We paddled hard back to the TA, where we faced the last test in this section of the race: the mud pit! Hopefully Rick captured some great pictures here. Upon exiting, prissy Ken had to go wash off in the lake, while Norma and I waited to get the instructions for the last section of the race: a rogaine. The race planned to use a tough navigation course to end with, so that the more experienced racers would get a challenging sprint race; but since the points were optional, newbies didn’t have to get any, giving them the chance to finish the entire course. Our goal was a top finish, so we copied the points and dashed off once again.

We contemplated the points and tried to come up with a plan of attack that would allow us to get the maximum # of points but still leave us time to get back to the finish within the 5 hour time limit. 1 point inparticular (OP3) seemed a bit out of the way, so we decided to get 5, 1 & 4, then loop back around, cross the lake, and get 2, 7, 6 & 8. OP1, however, was smack dab in the middle of a blackberry kudzu forest. Nasty stuff! We finally found it and tried to keep it hush hush from the other teams lurking around, but they picked up on our nonchalant front and quickly snagged it too. Because this point took us a bit longer, we had to nix OP8 from our plan, so we finished with 6 points in the end.

The finish line was my second point of frustration with the race. There was merely a table with a clock and a few volunteers writing down finishing times and checking passports. Because the rush was on to get the OPs and get back before the clock struck 5hrs, it was madness at the table. For those of us aiming for a top spot, it was frustrating to just wait and have the seconds tick by. I finally weaseled my way to the front, sorta feeling bad for sneaking ahead of others, but honestly, most of them probably weren’t in our situation.

In the end, we finished 6th in the co-ed elite division (out of 61 teams) and 9th overall (out of 100 teams). We’re pretty psyched with these results and happy to have had a great time while racing too.

getting settled!

Well the move is nearly complete (a few straggling items left in Atl to bring up this weekend) and my organization not too far off. I have a few boxes still left to put away, dependent upon the rearranging of some furniture in my living room (that is a two person job, which isn’t always the easiest when you’re in a new town). I did get invited to a post-Tuesday night ride dinner, even though I don’t yet have a road bike to participate in the ride (that’s next up on my wish list!)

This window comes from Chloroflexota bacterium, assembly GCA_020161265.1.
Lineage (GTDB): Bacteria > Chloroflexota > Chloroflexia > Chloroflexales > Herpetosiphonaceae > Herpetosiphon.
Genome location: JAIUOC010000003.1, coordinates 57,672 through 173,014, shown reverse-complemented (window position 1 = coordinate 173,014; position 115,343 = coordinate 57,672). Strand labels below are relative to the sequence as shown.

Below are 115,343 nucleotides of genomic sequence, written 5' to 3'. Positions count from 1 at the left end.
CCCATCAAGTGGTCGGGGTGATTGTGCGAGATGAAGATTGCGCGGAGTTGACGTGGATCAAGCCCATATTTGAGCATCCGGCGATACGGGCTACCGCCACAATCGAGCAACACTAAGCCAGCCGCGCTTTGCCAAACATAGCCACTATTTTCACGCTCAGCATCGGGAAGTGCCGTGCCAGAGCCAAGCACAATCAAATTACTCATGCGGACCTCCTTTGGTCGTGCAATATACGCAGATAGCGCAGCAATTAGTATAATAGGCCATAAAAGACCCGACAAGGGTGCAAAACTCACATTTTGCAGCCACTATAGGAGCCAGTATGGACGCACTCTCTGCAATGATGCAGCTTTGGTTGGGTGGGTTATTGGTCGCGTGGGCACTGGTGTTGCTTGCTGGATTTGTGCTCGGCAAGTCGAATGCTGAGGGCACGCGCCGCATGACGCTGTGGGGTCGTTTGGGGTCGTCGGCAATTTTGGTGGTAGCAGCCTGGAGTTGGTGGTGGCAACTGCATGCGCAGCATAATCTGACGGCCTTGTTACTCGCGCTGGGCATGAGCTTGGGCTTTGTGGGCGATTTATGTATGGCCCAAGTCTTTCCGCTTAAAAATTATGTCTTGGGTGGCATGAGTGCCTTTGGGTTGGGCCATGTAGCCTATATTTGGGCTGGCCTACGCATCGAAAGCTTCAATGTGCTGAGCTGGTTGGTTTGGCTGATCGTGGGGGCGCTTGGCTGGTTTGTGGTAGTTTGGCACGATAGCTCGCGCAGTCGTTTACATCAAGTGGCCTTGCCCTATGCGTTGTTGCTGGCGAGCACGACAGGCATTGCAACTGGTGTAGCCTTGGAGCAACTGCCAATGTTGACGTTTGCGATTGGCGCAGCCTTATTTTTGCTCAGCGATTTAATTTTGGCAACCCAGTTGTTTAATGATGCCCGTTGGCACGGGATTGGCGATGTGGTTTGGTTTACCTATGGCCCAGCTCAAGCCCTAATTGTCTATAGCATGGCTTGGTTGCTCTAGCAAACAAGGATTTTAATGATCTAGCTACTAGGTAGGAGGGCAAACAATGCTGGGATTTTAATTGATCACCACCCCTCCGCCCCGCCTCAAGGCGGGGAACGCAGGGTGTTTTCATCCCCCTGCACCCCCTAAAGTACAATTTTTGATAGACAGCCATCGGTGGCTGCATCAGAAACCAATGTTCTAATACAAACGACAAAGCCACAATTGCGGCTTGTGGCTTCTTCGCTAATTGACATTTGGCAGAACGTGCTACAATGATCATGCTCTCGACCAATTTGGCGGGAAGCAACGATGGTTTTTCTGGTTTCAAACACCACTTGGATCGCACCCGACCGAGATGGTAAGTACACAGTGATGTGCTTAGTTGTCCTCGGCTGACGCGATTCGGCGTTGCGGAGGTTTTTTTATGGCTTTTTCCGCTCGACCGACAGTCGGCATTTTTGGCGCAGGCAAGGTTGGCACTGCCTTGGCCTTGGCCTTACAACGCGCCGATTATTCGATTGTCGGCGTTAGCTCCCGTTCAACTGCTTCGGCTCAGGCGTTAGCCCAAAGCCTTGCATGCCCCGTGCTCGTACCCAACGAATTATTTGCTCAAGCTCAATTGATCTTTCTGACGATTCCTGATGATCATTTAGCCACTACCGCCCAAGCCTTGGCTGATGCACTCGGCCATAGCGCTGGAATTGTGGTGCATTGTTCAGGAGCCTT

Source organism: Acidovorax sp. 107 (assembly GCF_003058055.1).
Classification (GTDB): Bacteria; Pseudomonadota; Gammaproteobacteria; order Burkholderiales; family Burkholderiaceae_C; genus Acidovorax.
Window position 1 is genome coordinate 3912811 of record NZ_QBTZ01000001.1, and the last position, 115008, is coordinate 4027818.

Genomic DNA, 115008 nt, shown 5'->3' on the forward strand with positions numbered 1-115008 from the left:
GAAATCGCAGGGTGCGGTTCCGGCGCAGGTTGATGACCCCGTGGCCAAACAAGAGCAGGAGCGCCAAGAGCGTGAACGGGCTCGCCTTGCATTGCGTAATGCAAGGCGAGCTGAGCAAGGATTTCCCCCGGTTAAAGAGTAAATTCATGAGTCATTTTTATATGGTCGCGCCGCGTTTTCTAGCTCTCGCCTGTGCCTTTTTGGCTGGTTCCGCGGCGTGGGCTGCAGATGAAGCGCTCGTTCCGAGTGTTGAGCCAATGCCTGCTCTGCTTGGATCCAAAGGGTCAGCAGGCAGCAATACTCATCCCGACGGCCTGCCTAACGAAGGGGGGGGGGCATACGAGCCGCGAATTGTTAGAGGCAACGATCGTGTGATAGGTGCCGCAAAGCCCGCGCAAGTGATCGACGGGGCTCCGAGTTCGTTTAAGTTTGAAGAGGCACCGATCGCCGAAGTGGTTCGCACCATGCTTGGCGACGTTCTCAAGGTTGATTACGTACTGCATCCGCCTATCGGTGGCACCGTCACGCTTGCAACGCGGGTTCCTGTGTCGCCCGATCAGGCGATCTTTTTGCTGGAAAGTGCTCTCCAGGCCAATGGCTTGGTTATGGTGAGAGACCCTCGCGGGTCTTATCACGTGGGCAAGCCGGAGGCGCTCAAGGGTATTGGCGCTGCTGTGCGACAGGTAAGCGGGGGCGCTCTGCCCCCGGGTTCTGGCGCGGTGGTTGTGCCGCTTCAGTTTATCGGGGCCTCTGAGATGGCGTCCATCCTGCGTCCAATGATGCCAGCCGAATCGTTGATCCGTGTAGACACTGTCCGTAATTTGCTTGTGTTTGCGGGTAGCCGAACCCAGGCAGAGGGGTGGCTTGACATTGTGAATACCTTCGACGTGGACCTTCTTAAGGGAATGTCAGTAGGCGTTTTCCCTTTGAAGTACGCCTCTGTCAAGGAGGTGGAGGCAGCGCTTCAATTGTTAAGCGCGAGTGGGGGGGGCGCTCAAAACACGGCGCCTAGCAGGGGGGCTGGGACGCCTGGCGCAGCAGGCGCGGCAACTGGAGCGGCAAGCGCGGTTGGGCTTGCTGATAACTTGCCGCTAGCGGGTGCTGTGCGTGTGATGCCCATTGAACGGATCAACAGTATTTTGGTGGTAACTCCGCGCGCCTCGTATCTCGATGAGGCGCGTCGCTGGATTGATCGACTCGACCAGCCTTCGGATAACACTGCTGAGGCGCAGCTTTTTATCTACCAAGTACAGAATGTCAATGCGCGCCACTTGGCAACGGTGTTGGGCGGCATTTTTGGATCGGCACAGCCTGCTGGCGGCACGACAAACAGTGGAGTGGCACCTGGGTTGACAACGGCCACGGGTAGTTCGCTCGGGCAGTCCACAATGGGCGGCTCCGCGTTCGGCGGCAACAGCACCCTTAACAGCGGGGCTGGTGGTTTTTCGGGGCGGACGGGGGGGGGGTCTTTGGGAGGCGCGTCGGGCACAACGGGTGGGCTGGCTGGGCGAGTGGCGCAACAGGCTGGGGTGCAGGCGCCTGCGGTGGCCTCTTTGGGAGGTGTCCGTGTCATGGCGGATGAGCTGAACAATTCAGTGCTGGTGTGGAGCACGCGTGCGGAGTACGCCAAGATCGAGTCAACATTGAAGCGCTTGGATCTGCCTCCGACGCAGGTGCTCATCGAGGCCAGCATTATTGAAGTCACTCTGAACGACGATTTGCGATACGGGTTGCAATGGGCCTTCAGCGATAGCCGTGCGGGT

Liz was up in town to help with the move and I was able to take her kayaking on the chickamauga (forgot the camera!) and hiking on signal mtn. The cats are adjusting well, even though 2 large barn owls that live in the backyard make me nervous when Ollie & Lenny are exploring the yard.

This weekend is the Siege on Fort Yargo, the TrailBlazers’ first sprint adventure race. I helped out with the design (great logo eh?!), but will race it with Ken & Norma (Team Blazing Saddles), so I don’t know much about the course. With temps getting into the mid-90′s, it’ll be a rough day no matter what!

Now that I have internet hooked back up at home, I should hopefully catch up on some race reports, picture postings and such. Finally, life feels like it is getting in order!

A24: this weekend…

I leave in the morning for Adventure24, the race my friend Kevin and I put on. This is only our second year, but we must have done things right the first time around, as we got shout outs in 2 magazines this year: we made the list of “Things to Do in the Southeast” in the June issue of Backpacker Magazine, and was listed in Experience Life Magazine’s calendar. We’re looking forward to having some great weather and a great race. I’ll report back after!

finally back… i think.

the last 2 weeks have been good. i’ve been able to (both physically and time-wise) train like normal: several solid runs during the week, spin class, and some singletrack riding. yesterday i ran 9-10 miles at the river and today did 11 at kennesaw mountain. it wore me out (perhaps a noon start time was not quite ideal!), but i felt good and it was satisfying. the next 2 weeks will be pretty crazy (A24 this weekend and then moving the next!), but after that my schedule will be that much better – no more trying to basically work 2 jobs. The WebMD contract gig will go away (bye bye normal paycheck), and Eyeprojector will be back full time, daytime (and leave my nights for me!) life will be good.